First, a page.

"Iphigenia is living through war and we were as well," she said, speaking in English. "Iphigenia has to do something for her family to make them happy and at peace – if I'd have stayed in Syria, I would have seen my mother crying every day, telling me not to go out, that she was afraid and too scared for my safety. I left my family and my home to save my family and give them peace of mind.”

But once when she arrived in Berlin two years ago, she found wasn’t ready for the transition. Overwhelmed and isolated, Alaa's high expectations for a new beginning were shattered. She retreated inside herself and barely left her apartment, she said.

"I was so weak here," she said. "I spent a year and a half at home without any friends, not speaking to others."

The fact that she couldn't speak German didn't help.

"I have a problem with both the language and with myself," she said. "I already don't accept everything about myself, but I also wasn't even able to express to others who I really am."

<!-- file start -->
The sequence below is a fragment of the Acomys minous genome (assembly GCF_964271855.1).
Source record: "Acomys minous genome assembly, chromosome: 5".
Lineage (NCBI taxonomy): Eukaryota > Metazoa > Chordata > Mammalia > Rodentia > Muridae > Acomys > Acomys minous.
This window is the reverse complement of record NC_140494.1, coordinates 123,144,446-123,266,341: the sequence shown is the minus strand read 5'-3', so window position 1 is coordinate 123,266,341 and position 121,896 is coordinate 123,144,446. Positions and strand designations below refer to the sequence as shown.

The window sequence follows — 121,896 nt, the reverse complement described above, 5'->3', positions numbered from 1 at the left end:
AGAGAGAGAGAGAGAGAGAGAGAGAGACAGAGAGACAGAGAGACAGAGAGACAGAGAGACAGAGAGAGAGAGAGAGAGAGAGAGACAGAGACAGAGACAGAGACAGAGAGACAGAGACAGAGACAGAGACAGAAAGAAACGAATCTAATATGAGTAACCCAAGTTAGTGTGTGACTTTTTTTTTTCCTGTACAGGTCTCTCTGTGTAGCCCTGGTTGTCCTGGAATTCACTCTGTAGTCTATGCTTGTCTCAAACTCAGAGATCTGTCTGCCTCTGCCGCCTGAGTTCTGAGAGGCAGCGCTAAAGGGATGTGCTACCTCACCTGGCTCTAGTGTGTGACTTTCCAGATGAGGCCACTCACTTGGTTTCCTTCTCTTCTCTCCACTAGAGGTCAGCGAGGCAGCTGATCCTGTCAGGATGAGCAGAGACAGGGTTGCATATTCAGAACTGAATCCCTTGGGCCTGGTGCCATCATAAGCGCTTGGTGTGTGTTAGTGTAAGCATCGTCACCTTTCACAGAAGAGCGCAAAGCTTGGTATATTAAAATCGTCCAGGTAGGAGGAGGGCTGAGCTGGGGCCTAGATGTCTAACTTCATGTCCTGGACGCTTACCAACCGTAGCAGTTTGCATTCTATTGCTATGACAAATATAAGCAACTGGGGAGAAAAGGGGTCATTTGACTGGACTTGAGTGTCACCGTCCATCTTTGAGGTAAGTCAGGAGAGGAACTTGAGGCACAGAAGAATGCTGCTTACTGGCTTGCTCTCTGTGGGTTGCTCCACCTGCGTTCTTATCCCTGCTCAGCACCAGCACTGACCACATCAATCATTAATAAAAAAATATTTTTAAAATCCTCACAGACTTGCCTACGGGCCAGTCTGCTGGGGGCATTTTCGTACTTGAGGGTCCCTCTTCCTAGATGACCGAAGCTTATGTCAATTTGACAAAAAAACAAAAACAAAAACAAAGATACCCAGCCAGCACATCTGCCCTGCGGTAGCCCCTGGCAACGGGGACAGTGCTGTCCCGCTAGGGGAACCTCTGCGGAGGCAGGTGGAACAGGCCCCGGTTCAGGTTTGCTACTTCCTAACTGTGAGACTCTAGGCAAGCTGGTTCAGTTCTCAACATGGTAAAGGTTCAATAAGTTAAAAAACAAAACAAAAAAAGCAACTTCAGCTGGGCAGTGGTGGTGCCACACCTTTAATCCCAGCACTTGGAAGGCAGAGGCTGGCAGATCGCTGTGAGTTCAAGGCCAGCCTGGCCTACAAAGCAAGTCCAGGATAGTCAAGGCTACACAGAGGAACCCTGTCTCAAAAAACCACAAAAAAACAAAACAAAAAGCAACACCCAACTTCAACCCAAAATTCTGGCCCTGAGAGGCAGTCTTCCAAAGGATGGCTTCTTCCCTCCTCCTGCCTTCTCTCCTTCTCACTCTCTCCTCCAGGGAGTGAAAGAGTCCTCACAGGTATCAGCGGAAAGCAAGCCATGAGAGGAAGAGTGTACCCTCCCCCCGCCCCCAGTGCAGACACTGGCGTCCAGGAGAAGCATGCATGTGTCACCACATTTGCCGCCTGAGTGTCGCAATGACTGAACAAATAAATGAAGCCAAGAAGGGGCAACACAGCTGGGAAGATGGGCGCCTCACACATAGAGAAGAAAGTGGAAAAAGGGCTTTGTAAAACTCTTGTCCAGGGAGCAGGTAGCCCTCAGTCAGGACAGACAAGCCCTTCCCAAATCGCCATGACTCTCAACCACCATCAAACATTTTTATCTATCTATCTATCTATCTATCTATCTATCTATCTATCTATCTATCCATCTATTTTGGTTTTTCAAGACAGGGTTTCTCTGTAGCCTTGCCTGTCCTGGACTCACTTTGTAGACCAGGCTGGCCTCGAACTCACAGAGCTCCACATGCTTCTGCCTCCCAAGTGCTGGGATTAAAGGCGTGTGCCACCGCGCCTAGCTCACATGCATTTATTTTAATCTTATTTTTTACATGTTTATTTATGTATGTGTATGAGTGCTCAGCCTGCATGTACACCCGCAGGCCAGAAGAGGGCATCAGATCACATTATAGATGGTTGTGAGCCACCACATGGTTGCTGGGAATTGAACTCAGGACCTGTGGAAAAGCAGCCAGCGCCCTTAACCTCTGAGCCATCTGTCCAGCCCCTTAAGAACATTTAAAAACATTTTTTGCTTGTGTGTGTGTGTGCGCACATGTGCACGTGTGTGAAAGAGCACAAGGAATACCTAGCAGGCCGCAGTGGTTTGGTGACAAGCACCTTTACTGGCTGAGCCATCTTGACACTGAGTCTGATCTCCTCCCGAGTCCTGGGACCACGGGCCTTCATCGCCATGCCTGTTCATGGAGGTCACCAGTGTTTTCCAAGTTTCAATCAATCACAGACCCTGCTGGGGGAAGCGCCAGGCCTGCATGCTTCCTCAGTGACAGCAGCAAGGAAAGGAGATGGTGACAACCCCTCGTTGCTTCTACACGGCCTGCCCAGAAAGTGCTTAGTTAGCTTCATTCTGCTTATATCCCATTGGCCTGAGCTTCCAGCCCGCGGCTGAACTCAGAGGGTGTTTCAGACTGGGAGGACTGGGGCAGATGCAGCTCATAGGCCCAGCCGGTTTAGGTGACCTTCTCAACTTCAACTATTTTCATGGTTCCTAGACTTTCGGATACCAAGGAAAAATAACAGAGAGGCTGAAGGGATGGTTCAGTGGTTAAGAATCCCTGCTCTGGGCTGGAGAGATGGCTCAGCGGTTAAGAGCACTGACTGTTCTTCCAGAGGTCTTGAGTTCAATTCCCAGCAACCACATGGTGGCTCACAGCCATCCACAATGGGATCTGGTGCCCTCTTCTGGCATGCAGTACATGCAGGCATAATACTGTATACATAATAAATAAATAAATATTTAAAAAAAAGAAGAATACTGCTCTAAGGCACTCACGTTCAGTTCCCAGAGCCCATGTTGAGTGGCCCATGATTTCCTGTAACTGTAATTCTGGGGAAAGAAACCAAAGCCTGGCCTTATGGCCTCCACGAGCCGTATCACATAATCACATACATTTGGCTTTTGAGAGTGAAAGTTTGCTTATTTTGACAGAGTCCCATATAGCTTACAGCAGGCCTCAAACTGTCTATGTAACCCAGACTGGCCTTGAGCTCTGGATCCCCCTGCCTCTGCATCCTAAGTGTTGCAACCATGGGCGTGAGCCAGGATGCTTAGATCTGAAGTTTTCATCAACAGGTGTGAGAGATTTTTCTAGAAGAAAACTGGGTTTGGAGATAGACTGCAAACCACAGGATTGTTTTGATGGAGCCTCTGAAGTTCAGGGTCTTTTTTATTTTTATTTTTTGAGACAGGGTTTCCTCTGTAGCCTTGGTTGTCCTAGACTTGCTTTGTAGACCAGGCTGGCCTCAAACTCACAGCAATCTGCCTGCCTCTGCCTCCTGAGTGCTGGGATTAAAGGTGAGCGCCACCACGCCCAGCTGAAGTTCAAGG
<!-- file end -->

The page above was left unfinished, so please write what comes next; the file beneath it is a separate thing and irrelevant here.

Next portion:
It took acting in Iphigenia and the community she developed along the way to finally break out and find her voice.

"When I came here, my hair was all in my face and my voice was so quiet," she said of her first days in the theater. "But after weeks, I was able to speak with others. When I speak to you, I don't have any reason to be weak anymore. I can be strong on the stage."

Alaa's experience is a testament to the power of theater to give refugee women back their confidence after a prolonged period of trauma and isolation, said Ingrid Lutz, director of research and training at the Institute for Theater Therapy in Berlin.

Long practiced in the United States, the United Kingdom and the Netherlands as a restorative treatment for trauma victims, theater therapy first got its start in Germany in 1995 with the help of Lutz and others who helped establish educational programs and empirical studies that showed its efficacy as a therapeutic method.